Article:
(Next page: Three important considerations for school safety)

There are three key points regarding the dispatching of first responders which should be carefully evaluated with local 9-1-1 and public safety agencies when considering a safety solution for a school:

1.  Call 9-1-1 Directly

Interfering with someone’s ability to communicate directly with 9-1-1 delays response and adds confusion. Direct verbal communication with 9-1-1 is ideal. In order to effectively manage the response, it is critical that the PSAP have direct communication with those involved in the incident that can provide real-time information.

Alarm interfaces are helpful in providing a warning but do not provide the level of “eye witness” information needed to most effectively coordinate response. Solutions that impede direct communication with 9-1-1 via a third party monitoring center, or first go through a school administrative contact, are also discouraged. Direct communication is the fastest and most effective way to get the right resources dispatched in the most expedient manner.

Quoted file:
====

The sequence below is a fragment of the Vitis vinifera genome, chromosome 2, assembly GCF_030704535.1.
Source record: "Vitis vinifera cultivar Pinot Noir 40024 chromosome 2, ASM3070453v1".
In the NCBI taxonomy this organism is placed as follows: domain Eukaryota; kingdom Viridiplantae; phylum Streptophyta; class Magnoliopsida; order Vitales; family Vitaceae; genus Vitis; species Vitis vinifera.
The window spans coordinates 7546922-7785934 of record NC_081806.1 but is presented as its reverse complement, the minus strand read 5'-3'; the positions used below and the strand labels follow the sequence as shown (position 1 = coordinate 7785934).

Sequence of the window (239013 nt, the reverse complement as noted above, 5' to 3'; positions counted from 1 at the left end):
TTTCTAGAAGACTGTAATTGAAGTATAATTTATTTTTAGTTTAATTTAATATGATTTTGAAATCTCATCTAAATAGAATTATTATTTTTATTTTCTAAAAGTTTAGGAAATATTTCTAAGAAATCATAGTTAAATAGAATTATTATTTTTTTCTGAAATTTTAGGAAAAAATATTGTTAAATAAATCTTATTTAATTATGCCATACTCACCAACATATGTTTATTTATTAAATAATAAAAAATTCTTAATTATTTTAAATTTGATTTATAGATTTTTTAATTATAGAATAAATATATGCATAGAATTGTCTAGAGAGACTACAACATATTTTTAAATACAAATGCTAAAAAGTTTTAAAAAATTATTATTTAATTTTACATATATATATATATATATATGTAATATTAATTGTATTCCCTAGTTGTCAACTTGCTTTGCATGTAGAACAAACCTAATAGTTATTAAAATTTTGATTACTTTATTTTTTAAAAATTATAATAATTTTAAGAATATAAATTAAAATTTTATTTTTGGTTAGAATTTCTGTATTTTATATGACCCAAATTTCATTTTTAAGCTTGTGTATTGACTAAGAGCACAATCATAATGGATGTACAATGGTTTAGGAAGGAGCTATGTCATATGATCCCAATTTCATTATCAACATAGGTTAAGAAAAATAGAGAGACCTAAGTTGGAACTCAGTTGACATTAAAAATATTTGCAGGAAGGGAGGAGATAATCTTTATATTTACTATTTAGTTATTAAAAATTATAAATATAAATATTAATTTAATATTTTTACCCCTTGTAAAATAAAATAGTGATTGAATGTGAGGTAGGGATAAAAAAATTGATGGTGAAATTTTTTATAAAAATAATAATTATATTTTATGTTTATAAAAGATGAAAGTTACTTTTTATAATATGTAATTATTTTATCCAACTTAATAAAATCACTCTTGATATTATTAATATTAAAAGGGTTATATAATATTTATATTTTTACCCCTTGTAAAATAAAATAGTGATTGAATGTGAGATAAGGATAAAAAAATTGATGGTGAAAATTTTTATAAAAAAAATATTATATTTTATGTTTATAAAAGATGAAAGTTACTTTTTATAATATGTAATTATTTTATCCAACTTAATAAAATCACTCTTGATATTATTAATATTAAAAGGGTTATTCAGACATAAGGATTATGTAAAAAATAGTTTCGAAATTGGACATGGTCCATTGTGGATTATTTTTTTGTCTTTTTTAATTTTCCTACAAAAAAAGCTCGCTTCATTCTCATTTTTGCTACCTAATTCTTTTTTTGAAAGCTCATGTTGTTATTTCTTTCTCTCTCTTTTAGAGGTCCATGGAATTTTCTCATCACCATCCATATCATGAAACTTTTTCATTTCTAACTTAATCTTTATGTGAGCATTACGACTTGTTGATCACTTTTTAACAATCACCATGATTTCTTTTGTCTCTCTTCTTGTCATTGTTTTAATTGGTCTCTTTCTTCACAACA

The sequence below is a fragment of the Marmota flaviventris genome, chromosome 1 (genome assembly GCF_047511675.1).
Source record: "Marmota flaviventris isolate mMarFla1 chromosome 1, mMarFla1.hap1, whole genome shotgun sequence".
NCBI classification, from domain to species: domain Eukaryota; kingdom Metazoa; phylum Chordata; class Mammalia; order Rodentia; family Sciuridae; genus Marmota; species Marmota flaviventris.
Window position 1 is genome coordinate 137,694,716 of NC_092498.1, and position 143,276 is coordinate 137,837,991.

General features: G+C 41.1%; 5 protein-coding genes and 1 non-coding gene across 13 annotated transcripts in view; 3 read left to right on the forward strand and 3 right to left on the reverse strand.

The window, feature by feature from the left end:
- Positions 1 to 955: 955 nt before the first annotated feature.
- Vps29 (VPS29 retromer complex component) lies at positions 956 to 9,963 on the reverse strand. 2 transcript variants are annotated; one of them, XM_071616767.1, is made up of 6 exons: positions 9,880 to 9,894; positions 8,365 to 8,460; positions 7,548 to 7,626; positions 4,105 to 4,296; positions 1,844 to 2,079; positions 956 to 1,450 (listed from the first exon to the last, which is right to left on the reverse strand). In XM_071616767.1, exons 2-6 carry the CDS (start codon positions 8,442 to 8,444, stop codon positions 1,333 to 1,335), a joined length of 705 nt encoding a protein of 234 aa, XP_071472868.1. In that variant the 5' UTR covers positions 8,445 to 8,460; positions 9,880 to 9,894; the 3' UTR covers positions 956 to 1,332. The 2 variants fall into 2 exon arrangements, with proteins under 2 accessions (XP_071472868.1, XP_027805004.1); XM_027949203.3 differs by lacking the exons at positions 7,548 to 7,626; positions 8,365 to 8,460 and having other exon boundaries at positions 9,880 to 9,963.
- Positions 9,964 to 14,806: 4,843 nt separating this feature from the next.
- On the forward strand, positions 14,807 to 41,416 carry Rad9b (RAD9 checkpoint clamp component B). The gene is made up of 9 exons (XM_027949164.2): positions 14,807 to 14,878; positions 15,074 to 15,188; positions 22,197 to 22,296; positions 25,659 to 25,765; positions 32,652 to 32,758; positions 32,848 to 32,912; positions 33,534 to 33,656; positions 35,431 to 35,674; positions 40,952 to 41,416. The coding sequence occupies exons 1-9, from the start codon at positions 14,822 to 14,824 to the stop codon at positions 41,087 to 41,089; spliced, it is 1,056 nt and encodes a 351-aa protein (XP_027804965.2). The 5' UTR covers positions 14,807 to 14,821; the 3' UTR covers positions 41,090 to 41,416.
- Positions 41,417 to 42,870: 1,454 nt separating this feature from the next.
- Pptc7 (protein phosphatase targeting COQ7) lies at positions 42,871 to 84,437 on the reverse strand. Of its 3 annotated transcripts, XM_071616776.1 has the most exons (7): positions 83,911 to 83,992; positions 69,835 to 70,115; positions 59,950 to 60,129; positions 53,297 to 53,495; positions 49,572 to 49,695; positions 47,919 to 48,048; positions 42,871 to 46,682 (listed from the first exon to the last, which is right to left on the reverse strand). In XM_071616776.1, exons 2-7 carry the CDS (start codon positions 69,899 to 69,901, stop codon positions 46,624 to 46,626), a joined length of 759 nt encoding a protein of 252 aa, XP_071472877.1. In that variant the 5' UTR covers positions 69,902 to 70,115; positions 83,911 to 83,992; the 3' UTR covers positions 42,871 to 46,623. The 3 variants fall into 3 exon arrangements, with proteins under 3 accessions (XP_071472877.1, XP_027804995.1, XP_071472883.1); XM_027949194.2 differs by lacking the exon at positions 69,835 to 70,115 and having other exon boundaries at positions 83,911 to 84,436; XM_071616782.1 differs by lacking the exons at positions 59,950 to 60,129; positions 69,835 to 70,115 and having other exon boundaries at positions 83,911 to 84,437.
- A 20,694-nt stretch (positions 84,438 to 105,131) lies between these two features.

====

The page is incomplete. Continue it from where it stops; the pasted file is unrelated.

In some locales, landline and mobile phones may actually route to different PSAPs, affecting the response process. When determining a response plan for a school (or business, for that matter), coordinating with 9-1-1 and public safety to understand how calls are routed locally, as well as understanding response procedures, will significantly enhance the response should an incident occur.

2.  Self Dispatching is Strongly Discouraged

Self dispatching is the process of officers responding to an incident without having been directed to do so by a central dispatch/incident command point. A growing number of apps claim to improve law enforcement response times by alerting users of the app to an incident. This is dangerous and leading public safety agencies strongly discourage the practice:

  • “The use of self-dispatched resources is highly discouraged.” – FEMA, NIMS resource manual